Tiny House Coffee Roasters’ Helen Schafer reflects about her company’s growth.

By Saba Ghaffari, Photos courtesy of Helen Schafer

Helen Schafer

North Carolina native Helen Schafer never imagined she would have the life she does today. As co-owner of sustainable microroastery Tiny House Coffee Roasters, Schafer oversees a small team of employees at its Buda, Texas, headquarters. While her team manages the operational functions of the business, like roasting beans, preparing cold-brew coffee and packaging products for delivery, Schafer focuses on sales and marketing, spending her days meeting with potential clients.

Upon graduating from the University of Miami with a degree in exercise physiology, Schafer joined the Peace Corps. She traveled to Nicaragua, where she acted as a community health educator, working to reduce the prevalence of HIV in the area and adolescent-pregnancy rates. During her time with the Peace Corps, Schafer met Blake Thomas, a fellow volunteer, who would later become her boyfriend and business partner. Together, the pair traveled the country educating migrant coffee pickers about HIV transmission and prevention.

While making these health-care interventions, Schafer and Thomas also learned about the various challenges Nicaraguan coffee farmers face, such as lack of accessibility to the United States coffee market. Typically, these coffee farmers sell to large exporters, who sell to importers, who then bring the coffee to the U.S. In Nicaragua, coffee farmers take out loans at the beginning of each year. The price of coffee fluctuates depending on the market value, but since the coffee harvest is only once a year, when the farmers harvest, they often cannot afford to sit on the coffee due to the loans they have to repay. Schafer observed coffee farmers barely breaking even or making slim profits because they had to sell their coffee at whatever the market dictated at the time of harvest.

After learning about the supply side of coffee production, Schafer and Thomas began coming up with a business plan. By removing the importers and exporters from the equation and purchasing directly from the source, they could produce a higher quality coffee while mutually benefiting local coffee farmers.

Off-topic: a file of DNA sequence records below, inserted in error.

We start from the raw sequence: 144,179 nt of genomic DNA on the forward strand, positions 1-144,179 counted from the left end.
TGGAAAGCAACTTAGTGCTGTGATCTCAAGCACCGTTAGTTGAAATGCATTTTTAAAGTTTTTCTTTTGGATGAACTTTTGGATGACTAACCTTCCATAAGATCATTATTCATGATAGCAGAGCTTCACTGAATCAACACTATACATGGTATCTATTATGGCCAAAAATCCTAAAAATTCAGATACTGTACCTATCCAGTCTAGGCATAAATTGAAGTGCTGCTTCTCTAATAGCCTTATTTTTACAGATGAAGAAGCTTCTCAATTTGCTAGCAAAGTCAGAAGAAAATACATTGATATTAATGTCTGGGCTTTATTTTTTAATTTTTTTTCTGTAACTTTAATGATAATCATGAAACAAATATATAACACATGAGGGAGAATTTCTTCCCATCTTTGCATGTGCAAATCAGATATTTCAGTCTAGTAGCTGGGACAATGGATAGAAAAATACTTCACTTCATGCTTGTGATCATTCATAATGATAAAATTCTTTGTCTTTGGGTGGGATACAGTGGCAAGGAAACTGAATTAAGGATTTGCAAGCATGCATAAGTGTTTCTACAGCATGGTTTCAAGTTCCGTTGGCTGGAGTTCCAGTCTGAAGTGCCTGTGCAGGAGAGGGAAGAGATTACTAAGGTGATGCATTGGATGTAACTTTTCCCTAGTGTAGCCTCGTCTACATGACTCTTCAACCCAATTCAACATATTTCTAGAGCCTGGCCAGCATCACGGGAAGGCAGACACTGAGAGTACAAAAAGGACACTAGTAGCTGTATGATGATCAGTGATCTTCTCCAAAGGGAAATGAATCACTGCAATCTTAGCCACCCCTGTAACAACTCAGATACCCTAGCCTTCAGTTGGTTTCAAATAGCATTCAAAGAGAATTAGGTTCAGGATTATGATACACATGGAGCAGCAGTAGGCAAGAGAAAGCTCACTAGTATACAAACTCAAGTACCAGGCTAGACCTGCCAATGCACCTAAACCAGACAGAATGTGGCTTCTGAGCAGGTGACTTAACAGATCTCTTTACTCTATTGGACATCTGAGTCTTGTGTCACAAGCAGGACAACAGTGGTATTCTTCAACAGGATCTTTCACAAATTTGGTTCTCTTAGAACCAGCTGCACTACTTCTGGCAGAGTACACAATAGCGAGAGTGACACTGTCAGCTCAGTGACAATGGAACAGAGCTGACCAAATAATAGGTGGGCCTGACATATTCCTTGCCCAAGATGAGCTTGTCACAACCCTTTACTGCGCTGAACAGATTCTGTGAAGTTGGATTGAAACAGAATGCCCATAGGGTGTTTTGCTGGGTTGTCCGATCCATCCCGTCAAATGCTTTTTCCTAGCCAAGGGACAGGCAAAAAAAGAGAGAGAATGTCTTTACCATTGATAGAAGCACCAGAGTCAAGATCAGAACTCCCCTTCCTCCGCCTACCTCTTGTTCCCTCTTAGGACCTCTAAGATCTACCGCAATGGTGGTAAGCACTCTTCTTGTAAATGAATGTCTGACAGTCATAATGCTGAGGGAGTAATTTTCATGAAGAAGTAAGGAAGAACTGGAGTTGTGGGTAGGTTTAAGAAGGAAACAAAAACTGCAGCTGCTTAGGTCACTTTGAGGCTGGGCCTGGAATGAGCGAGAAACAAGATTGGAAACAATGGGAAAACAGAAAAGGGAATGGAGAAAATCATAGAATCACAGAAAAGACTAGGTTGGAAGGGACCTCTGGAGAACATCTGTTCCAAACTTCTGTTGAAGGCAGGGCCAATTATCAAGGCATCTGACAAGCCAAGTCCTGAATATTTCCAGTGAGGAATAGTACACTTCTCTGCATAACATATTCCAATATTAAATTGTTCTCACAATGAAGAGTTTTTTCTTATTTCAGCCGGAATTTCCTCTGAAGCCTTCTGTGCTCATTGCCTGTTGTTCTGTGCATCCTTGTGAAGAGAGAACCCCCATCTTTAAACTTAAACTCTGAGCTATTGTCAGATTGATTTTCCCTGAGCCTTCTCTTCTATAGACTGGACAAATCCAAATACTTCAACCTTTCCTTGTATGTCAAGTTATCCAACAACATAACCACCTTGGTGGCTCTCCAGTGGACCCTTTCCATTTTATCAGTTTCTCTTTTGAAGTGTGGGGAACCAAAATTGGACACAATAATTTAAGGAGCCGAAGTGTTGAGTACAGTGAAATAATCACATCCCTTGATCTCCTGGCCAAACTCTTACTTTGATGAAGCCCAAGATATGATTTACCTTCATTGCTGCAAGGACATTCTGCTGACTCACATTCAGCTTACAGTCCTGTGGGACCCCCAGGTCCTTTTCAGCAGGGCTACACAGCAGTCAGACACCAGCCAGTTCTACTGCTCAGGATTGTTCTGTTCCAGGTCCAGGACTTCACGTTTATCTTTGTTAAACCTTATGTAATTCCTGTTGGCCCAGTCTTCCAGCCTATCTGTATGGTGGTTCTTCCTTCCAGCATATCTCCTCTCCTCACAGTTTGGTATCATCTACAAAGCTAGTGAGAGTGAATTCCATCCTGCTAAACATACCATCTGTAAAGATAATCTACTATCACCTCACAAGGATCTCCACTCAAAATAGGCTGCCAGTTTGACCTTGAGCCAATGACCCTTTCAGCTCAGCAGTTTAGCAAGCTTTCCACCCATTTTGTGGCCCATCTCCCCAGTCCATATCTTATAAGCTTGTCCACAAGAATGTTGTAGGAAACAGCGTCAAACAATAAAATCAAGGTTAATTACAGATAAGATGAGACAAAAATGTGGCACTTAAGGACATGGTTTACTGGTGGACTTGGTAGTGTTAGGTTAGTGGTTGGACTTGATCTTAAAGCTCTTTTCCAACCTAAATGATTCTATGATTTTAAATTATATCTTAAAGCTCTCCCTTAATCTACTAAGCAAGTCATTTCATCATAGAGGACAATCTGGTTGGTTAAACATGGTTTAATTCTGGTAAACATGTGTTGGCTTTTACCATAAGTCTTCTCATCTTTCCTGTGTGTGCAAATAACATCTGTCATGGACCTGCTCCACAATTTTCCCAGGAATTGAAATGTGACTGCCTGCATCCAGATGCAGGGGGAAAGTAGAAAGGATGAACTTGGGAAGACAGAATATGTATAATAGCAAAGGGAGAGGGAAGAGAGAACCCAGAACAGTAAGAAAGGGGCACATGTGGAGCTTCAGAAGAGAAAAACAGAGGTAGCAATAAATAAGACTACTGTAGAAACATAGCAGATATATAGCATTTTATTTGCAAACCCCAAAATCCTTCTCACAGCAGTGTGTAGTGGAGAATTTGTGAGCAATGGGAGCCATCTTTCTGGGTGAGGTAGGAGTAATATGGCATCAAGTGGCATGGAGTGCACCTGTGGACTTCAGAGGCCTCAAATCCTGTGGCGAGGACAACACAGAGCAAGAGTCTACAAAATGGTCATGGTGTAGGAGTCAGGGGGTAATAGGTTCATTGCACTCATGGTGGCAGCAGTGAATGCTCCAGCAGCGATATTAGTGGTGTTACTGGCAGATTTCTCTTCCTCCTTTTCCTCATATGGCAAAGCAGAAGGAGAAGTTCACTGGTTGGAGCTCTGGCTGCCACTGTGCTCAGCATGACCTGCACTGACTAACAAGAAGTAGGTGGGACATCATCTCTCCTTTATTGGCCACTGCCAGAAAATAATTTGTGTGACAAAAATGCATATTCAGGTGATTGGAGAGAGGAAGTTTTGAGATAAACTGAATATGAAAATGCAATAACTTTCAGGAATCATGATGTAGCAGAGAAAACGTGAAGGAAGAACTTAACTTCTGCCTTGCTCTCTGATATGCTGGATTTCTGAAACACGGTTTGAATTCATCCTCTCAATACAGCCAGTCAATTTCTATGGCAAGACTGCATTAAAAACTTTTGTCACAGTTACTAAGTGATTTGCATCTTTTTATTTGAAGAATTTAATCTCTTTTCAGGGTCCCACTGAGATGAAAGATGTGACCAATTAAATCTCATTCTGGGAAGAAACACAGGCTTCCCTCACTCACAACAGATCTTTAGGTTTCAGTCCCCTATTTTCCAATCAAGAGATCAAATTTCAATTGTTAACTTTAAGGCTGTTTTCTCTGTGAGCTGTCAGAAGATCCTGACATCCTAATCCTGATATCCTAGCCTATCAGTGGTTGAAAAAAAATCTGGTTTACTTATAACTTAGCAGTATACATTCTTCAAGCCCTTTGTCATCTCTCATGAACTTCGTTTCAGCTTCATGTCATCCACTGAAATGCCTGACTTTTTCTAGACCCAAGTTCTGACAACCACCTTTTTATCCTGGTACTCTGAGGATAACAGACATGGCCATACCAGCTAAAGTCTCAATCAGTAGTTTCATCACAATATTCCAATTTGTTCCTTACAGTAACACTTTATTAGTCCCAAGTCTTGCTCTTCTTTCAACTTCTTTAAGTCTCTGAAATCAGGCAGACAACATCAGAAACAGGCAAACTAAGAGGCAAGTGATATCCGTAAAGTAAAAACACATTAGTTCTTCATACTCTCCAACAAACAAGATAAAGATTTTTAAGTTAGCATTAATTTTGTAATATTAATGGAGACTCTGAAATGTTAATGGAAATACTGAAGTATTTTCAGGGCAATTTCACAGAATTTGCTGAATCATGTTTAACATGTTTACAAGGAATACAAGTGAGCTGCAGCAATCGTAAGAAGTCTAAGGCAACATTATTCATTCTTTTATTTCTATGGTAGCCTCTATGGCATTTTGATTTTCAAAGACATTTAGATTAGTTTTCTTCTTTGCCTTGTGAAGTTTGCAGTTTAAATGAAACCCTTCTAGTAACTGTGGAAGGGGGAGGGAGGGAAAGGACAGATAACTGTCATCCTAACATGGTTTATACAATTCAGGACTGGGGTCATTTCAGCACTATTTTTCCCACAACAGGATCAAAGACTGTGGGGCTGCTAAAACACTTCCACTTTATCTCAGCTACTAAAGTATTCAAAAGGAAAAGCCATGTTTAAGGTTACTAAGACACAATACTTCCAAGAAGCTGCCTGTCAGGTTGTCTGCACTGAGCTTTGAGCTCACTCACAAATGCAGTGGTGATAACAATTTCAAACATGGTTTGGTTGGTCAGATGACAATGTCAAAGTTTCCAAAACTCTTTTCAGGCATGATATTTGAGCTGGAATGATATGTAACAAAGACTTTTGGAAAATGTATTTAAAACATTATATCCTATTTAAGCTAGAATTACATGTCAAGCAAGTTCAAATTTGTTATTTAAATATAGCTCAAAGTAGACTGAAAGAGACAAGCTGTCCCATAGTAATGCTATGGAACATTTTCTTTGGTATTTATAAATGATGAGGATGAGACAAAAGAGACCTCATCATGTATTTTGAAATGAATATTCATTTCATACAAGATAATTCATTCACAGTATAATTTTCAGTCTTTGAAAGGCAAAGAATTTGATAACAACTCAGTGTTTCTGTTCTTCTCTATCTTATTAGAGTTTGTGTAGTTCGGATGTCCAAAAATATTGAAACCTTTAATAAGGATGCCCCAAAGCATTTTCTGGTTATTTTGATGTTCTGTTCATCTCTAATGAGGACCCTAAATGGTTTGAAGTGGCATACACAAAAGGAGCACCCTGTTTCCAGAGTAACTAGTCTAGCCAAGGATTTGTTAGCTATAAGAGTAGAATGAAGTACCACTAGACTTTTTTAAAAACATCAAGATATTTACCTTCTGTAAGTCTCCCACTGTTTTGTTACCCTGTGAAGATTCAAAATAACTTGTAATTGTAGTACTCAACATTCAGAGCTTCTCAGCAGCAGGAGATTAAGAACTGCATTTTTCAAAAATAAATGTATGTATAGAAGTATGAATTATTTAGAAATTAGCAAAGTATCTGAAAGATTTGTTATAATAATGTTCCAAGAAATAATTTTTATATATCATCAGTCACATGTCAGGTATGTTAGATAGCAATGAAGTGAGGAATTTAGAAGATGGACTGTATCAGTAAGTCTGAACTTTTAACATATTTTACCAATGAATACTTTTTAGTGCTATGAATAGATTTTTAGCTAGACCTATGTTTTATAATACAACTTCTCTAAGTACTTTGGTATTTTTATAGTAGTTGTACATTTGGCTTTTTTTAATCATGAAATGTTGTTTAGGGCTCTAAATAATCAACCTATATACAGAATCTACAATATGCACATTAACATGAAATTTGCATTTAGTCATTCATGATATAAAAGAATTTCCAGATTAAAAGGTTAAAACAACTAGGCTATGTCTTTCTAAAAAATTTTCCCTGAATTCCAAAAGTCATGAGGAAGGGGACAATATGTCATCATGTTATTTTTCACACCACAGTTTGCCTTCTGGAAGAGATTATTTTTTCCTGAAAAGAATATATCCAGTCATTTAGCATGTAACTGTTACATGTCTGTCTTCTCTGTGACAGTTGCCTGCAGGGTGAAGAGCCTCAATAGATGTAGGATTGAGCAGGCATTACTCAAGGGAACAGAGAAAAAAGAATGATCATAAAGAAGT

When Schafer and Thomas returned home in July 2014, they began to research. The two experimented with roasting coffee in a North Austin garage, burning plenty of batches before perfecting the process. By November 2014, Tiny House Coffee Roasters was officially formed as a business, and the following summer, Schafer and Thomas began roasting and selling Nicaraguan coffee beans atlocal farmers markets.

The company’s mission is to help coffee farmers, which is why its focus is on microlots. Schafer explains much of the inspiration comes from the tiny-home philosophy.

It’s about “just being efficient and sustainable,” Schafer says. “So, that’s what we really try to do when we source our coffee.”

Although Tiny House Coffee Roasters has grown and achieved success, the journey has not been without its challenges.

“A big thing is definitely capital,” Schafer says. “Not having capital has definitely made it very self-funded for us from the get-go, so that was a big issue, and it’s a lot of risk too. Also, logistics: figuring out how to get coffee from these countries to the U.S.”

But the rewarding moments make it all worthwhile, such as when Schafer receives photographs of the farmers she’s helping support.

Helen Schafer and Blake Thomas

“[It’s] moments like that, where we actually really did make a difference in these guys’ lives [that most matter],” Schafer says.

Schafer and Thomas source their beans directly from Nicaraguan coffee farmers and are continuing to grow their product line. Two years ago, the pair added a larger variety with beans from Ethiopia, Kenya, Costa Rica, Guatemala, Columbia and Brazil. While they do not have direct trade relationships with farmers in these other countries, they always ensure they source from small coffee farms. They also now offer cold-brew coffee.

“We’ve really perfected this cold-brew recipe,” Schafer says. “It’s huge in Austin.”

The Tiny House Coffee Roasters cold-brew keg program launched in summer 2016, and Schafer and Thomas deliver ready-to-drink cold-brew coffee in five-gallon kegs to cafés, restaurants and Austin businesses.

Schafer attributes much of her company’s growth and success to word-of-mouth.

“We’re such a small company, so we don’t have a huge advertising budget,” Schafer shares. “A lot of our business has been through referrals.”

For more information about Tiny House Coffee Roasters’ coffee subscriptions and whole-bean offerings, visit tinyhousecoffeeroasters.com.


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